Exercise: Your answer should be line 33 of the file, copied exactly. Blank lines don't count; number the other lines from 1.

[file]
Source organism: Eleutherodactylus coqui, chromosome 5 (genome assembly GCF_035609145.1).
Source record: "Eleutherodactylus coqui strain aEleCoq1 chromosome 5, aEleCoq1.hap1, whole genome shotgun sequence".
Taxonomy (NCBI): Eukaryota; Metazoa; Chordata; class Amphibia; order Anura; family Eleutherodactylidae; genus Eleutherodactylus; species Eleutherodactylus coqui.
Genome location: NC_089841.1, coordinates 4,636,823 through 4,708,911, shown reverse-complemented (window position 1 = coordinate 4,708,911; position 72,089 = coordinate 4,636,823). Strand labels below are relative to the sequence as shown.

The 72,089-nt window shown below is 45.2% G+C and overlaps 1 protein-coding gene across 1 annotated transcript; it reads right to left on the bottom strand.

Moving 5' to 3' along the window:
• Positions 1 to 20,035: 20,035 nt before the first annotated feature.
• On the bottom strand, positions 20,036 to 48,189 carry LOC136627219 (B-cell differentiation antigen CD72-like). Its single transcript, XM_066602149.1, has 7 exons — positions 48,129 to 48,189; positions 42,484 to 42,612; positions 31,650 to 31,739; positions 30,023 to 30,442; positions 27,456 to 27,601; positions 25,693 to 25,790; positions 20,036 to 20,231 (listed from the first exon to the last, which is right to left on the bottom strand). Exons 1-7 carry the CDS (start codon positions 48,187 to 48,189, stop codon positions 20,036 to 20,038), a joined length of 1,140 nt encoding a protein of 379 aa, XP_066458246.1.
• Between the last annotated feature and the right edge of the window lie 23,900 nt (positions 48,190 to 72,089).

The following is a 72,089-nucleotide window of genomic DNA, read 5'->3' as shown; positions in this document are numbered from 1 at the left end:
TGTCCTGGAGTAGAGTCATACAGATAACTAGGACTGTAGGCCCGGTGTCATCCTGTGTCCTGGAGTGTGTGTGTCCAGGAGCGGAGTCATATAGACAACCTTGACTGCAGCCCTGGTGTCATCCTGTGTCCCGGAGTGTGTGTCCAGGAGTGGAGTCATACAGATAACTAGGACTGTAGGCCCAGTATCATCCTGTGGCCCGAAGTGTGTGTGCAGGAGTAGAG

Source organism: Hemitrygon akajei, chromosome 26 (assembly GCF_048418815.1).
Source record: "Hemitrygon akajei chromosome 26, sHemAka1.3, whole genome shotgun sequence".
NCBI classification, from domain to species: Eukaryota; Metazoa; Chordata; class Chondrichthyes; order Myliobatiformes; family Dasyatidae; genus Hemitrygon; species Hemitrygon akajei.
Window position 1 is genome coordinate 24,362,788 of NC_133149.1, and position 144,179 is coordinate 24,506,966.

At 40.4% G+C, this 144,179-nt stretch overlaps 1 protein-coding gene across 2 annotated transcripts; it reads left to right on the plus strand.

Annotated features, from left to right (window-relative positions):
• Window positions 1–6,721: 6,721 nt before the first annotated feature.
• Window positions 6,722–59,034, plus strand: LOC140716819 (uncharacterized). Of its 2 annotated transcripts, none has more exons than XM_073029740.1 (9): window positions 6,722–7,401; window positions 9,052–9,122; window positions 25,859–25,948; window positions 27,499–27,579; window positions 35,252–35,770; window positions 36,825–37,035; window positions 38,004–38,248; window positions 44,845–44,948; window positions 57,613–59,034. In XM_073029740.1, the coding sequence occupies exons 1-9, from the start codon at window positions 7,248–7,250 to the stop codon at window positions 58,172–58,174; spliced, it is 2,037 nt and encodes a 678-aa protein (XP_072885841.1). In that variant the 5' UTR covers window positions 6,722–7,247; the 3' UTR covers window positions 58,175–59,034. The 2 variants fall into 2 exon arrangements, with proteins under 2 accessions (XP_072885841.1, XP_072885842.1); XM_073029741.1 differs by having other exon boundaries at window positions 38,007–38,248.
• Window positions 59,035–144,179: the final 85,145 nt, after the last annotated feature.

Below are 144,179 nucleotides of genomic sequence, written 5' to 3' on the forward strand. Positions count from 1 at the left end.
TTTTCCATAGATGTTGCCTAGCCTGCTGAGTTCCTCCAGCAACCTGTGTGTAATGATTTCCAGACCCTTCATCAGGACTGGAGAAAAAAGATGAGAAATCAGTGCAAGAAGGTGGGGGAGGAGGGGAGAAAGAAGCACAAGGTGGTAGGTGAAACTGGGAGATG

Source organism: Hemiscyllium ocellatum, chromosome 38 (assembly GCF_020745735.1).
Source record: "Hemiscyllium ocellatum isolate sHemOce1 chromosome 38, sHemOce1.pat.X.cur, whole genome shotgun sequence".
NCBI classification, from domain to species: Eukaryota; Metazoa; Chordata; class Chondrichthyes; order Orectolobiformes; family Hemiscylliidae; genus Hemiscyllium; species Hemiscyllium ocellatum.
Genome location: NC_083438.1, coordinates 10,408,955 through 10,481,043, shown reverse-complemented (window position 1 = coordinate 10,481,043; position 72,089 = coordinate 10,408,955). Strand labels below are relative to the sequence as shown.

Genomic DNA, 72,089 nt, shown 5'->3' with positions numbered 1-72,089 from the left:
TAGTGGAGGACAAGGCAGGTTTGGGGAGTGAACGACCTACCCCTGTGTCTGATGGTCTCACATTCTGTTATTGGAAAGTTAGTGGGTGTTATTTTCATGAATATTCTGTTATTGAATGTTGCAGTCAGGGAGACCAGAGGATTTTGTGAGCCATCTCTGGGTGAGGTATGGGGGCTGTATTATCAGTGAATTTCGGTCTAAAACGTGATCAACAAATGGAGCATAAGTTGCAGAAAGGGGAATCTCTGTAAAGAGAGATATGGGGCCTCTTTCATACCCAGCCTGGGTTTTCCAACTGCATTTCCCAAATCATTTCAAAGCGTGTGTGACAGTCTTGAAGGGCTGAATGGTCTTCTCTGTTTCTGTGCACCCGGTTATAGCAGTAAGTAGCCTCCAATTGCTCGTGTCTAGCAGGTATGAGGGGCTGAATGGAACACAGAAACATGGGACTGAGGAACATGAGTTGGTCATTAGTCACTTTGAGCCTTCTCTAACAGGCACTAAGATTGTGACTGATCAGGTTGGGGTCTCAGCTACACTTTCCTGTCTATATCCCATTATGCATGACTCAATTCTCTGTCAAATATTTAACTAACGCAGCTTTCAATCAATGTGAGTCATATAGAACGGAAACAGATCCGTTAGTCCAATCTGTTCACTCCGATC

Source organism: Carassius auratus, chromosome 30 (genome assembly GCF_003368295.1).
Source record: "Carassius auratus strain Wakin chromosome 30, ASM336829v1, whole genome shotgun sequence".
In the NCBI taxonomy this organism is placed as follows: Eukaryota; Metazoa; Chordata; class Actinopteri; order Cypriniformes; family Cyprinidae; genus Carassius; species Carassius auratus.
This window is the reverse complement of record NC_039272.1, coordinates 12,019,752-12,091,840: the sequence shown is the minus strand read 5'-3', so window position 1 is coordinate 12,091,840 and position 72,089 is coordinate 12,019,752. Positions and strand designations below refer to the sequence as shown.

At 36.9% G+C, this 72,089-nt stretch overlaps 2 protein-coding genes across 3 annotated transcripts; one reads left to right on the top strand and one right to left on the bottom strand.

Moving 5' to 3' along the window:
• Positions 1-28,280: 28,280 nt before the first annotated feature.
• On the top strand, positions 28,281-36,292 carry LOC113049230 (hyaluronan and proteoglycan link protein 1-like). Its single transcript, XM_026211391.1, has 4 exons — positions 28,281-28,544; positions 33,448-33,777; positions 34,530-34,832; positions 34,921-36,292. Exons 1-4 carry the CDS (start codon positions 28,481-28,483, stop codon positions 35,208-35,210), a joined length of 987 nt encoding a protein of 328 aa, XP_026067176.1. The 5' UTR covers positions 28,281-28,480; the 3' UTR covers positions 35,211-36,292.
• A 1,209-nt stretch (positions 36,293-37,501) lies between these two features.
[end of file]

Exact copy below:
At 36.9% G+C, this 72,089-nt stretch overlaps 2 protein-coding genes across 3 annotated transcripts; one reads left to right on the top strand and one right to left on the bottom strand.